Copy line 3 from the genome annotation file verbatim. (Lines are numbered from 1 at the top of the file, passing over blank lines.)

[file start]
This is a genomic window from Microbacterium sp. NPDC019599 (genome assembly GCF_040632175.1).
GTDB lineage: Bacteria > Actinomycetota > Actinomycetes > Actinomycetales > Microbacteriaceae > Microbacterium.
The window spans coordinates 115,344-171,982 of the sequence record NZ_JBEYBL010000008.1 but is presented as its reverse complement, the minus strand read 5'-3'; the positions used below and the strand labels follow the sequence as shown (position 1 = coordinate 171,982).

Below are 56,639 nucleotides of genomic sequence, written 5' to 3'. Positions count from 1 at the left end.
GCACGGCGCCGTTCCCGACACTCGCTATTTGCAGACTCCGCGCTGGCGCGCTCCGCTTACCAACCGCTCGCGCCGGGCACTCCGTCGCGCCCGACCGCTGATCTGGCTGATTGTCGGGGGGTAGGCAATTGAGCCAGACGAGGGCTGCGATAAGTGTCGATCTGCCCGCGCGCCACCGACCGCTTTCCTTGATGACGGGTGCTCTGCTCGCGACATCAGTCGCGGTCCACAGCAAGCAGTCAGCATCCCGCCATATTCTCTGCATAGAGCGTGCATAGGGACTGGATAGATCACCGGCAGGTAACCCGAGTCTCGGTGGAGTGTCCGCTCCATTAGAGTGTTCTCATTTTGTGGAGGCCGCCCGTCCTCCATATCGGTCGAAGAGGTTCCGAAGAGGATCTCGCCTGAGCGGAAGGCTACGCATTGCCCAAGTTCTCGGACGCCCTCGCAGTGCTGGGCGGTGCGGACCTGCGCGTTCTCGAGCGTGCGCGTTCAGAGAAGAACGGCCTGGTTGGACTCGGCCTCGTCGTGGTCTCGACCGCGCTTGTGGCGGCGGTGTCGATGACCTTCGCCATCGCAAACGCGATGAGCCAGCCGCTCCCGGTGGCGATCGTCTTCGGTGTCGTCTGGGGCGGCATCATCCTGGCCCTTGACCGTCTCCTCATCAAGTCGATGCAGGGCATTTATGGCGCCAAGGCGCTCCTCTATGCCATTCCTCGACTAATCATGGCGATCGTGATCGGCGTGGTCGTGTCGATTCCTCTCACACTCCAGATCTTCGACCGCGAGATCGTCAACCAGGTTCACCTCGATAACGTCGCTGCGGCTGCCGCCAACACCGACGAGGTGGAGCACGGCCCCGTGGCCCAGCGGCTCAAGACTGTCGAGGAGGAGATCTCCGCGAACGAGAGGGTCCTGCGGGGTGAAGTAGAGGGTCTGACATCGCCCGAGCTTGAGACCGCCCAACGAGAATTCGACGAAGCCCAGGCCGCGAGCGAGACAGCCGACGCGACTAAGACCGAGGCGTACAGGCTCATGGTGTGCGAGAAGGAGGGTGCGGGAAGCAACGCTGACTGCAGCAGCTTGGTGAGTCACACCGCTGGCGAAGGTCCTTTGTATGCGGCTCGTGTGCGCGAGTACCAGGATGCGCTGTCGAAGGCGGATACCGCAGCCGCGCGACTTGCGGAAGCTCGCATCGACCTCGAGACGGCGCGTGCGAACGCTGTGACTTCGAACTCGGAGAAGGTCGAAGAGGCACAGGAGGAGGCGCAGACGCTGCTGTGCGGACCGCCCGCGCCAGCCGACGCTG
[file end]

The window spans coordinates 115,344-171,982 of the sequence record NZ_JBEYBL010000008.1 but is presented as its reverse complement, the minus strand read 5'-3'; the positions used below and the strand labels follow the sequence as shown (position 1 = coordinate 171,982).